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H. P. S. Bakker. Towards a Critical Edition of the Old Slavic New Testament: A Transparent and Heuristic Approach. Ph.D. diss., University of Amsterdam, 1996. Pp. xii+188.

1. This study represents a significant advance in the knowledge of the textual history of the Old Slavic Gospels and Apostolos. Presented with a winning shrewdness and humour, it shows the author's development as he applies traditional methodologies and then analysis of the particular tradition with which he deals. He describes this as the 'Lachmannian circle': the process in which 'I continuously re-examine my original conceptions' in the process of examining individual witnesses and readings, and 'formulating "working models"' (p. 53). The methodological matters which Bakker covers extend beyond those surrounding the creation of an original/working text to the formation of an apparatus criticus, the use of computers, the nature of the Old Slavic translation(s) and the morphological and syntactical issues of the language. This book is worth reading, for the author's aim is, as he puts it, to be 'transparent', both in his theory and in his working practices (including use of the computer). He sets out to show not only how his interpretation of the evidence has been formulated and revised, but also how he has made it into evidence. We can see where he begins before he examines the material, and we can follow him through collation, analysis and grouping of the witnesses to the latest point he has reached, his preliminary conclusions. It is a journey that looks over two countrysides: on the one hand are Slavic scholars who do not understand textual criticism; on the other, New Testament textual critics who have little or no expert knowledge of matters Slavonic. To the former group he explains textual criticism. To the latter, his reconstruction of the textual history, and of its relationship to Greek texts, will be of particular interest. It is with the latter that the remainder of this review will be concerned. But it is first necessary briefly to describe the contents of the dissertation.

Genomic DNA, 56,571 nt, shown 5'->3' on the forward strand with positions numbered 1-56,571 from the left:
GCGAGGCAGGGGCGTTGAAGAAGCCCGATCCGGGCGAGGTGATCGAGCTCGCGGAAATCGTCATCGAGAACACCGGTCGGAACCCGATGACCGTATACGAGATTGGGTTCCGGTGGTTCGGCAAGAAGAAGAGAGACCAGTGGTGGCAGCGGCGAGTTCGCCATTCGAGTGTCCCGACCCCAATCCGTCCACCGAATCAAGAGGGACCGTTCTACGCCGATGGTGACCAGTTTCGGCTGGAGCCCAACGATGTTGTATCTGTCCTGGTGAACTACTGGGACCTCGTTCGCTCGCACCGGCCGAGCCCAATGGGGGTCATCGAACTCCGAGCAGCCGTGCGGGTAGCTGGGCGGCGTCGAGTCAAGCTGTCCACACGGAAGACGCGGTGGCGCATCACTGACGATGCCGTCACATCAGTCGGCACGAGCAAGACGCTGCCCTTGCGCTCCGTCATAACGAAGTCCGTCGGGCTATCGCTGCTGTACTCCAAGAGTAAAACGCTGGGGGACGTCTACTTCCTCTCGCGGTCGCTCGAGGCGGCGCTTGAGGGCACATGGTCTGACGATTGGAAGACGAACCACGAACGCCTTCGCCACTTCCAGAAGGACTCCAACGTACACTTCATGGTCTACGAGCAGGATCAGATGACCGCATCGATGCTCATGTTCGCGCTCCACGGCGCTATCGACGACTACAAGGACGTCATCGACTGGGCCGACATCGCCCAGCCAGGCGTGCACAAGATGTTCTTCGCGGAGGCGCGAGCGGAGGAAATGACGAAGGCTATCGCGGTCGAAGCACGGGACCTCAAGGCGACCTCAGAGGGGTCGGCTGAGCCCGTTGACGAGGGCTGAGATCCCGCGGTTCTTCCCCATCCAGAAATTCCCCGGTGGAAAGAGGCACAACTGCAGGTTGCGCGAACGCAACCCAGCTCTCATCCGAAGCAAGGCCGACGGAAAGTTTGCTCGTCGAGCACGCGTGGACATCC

2. The four sections are titled 'Preliminaries', 'Framework', 'Application' and 'Conclusions'. The first two have already been published as "The Set-Up of a Critical Edition of the Old Slavic New Testament," Anzeiger für slavische Philologie 23 (1995): 55-108. We learn that this work is part of the beginnings of the 'Amsterdam Project', in which the author is collaborating with Johannes van der Tak in preparing a critical edition of the Old Slavic NT. The discovery of two hitherto unknown mss of the Apostolos was the starting point of this enterprise. The lack of any substantial body of critical studies of the Apostolos and the distance in time since Josef Vajs' editions of the Gospels (Evangelium sv. Matouse: Text rekonstruovaný [Prague: Sumptibus Academiae Velehradensis, 1935]; Evangelium sv. Marka: Text rekonstruovaný [Prague: Sumptibus Academiae Velehradensis, 1935]; Evangelium sv. Lukáse: Text rekonstruovaný [Prague: Sumptibus Academiae Velehradensis, 1936]; Evangelium sv. Jana: Text rekonstruovaný [Prague: Sumptibus Academiae Velehradensis, 1936]) make such work essential.

3. It is with a survey of the status quaestionis that the work begins. In addressing the Slavists, Bakker justifies Vajs' reconstruction of a text on eclectic principles, arguing wittily that 'if one considers Vajs' contribution to the development of procedures rather than his rulings in specific cases, I would call for immediate repeal of his sentence of exile' (p. 15).

4. The third section provides the textual meat of the study and the bulk of the work of the doctorate. Bakker provides three 'operational editions'. The first is of a number of Gospel lections (Matt 2:1-12; 3:13-17; 9:9-13; 15:21-28; 20:1-16, 22:2-14; Mark 10:32b-45; Luke 1:24-38; 6:1-10, 31-36; 11:1b-13; 12:32-40; John 6:40-44). These have been selected because they are the contents of some recently discovered leaves of the Euchologium Sinaiticum (ES), an eleventh century ms. Fourteen witnesses are cited (this includes printed sources down to Vajs). The following section presents the Apostolos lections in ES: Acts 1:1-5; Rom 12:1-3; 1 Cor 15:39-45; 2 Cor 4:6-15; 6:16-7:1; 9:6-11; Gal 4:4-7; Eph 4:1-7; 5:8-19; Titus 2:11-14; 3:4-7; Heb 2:11-18; 12:1-10. Eleven mss have been used for this. In addition, Bakker has collated a number of Greek witnesses: 1889 1891 619 623 625 689 751 840 881 1118 1151 1159 1188 1279 1298. These are occasionally cited. The final edition is of Acts 17-20, using the same witnesses.